machine design. Specialization that minimizes the overall character of the system,

usually detracts from the success of a design effort.

6.1

6.2 CHAPTER SIX

• Piping acoustics (from compressor valve to acoustic termination)

• Piping mechanical dynamics (compressor manifold and external)

• Pressure drop analysis (efficiency considerations)

• Compressor valve dynamics (both performance and reliability)

• Compressor performance (cost efficiency)

• Piping mechanical statics (thermal expansion, etc.)

The major point to be made by addressing the overall design task is that the sub-

projects are all influenced by each other. Mechanical piping changes can influence

the acoustics and acoustics can influence both mechanics and performance. The

cost-effective and technically sound acoustical design cannot be performed in a

vacuum. The use of concurrent analysis1 is without doubt the best approach.

Normally, model processes are separated into areas which efficiently exhibit the

desired properties. Many models are limited intentionally so that the designer will

not make an effort to misuse the model. Therefore, it is not uncommon to see

several seemingly isolated simulations being performed which are then applied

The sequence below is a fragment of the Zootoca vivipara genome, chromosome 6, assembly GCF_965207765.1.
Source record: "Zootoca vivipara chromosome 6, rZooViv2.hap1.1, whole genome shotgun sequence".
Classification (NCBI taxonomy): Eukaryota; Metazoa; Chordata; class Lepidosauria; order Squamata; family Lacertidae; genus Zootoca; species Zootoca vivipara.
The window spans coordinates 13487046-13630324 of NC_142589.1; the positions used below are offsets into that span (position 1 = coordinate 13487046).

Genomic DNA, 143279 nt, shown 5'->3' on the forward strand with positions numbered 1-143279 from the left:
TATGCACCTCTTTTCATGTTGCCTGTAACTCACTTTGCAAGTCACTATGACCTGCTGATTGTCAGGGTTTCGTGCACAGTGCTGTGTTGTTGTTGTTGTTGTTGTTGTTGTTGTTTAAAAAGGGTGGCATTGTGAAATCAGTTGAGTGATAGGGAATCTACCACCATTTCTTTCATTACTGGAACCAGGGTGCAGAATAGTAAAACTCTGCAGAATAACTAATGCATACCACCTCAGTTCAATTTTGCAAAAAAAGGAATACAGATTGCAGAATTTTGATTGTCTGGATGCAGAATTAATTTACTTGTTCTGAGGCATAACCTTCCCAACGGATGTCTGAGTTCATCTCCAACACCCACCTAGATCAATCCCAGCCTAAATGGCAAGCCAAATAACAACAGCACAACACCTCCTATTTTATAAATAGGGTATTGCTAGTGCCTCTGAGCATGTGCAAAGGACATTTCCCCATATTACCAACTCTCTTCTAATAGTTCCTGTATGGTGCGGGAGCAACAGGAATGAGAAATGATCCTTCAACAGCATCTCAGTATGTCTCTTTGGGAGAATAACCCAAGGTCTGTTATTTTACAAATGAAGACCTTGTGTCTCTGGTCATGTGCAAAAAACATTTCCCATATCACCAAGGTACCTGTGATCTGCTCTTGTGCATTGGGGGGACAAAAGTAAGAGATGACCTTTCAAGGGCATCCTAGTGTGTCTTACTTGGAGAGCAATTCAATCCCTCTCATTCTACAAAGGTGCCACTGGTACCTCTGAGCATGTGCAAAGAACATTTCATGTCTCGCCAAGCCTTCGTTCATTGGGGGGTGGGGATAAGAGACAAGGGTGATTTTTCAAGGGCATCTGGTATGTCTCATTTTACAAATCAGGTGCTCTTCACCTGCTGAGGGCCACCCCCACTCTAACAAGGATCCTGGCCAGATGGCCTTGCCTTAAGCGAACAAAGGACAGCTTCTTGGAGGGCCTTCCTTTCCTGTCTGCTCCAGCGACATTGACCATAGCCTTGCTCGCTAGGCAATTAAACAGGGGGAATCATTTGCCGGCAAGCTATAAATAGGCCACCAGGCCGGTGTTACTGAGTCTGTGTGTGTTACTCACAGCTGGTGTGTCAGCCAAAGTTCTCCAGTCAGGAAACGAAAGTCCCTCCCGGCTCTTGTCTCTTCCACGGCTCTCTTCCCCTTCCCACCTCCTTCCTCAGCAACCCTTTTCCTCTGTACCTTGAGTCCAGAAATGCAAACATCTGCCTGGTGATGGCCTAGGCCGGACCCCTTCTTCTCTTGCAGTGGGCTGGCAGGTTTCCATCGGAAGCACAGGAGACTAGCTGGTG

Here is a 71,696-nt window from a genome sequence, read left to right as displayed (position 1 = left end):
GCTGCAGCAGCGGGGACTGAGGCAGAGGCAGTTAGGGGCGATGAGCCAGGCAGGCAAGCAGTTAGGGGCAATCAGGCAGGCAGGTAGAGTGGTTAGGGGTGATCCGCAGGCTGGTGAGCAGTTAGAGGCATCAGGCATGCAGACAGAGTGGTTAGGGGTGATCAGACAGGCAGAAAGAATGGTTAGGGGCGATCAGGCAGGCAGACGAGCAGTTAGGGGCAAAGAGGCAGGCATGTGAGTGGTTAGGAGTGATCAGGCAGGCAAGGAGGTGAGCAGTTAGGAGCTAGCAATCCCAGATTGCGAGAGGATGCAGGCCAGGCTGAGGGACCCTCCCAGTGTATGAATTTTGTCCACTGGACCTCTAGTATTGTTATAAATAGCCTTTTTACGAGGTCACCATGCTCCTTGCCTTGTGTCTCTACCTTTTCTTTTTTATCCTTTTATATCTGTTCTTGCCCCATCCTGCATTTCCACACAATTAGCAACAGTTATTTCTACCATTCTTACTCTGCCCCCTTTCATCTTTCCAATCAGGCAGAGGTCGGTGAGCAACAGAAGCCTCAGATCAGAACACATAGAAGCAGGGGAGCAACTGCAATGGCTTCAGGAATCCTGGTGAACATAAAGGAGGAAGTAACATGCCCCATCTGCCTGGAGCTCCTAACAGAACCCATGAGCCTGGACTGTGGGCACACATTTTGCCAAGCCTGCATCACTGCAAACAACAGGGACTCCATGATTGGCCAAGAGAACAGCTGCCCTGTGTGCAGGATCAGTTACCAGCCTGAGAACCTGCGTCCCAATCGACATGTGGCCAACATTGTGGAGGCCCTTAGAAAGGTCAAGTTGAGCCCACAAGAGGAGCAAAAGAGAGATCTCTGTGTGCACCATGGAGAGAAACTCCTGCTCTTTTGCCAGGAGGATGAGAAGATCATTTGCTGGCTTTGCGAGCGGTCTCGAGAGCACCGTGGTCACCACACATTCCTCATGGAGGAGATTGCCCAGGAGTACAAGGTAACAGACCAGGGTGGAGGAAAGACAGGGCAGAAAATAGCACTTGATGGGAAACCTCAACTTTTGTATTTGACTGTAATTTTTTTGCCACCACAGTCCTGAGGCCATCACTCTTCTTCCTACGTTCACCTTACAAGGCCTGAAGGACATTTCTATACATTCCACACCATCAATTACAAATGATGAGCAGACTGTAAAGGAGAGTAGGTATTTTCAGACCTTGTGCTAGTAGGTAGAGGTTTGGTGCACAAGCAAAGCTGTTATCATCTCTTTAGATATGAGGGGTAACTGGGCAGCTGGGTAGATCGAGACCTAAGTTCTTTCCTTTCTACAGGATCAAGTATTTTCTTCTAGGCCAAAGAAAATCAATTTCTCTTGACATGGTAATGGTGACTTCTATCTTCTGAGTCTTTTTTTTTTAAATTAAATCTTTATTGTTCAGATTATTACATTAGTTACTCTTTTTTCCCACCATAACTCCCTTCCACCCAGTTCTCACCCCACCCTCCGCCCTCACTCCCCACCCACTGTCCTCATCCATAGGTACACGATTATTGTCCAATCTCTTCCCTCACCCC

simultaneously. The use of a simultaneous design philosophy is very beneficial. To

this end, we will be illustrating simulations in a focused effort to indicate the nature

and use of simulations realizing that they will all be combined in a unified effort

to optimize machine reliability and efficiency.

• Static fluid loss associated with pressure drop and fluid dynamic efficiency (fluid

related)

• Temperature, weight and pressure forces which determine static integrity (me-

chanical related)

Pressure drop simulations vary considerably in use and complexity. They are

based initially on the fundamental loss mechanism. For pipeline efficiency, this loss

factor might be empirical such as Spitzglass, Babcock, Weymouth or Panhandle.

The rational method of Darcy is more common in simulations in the last 20 years.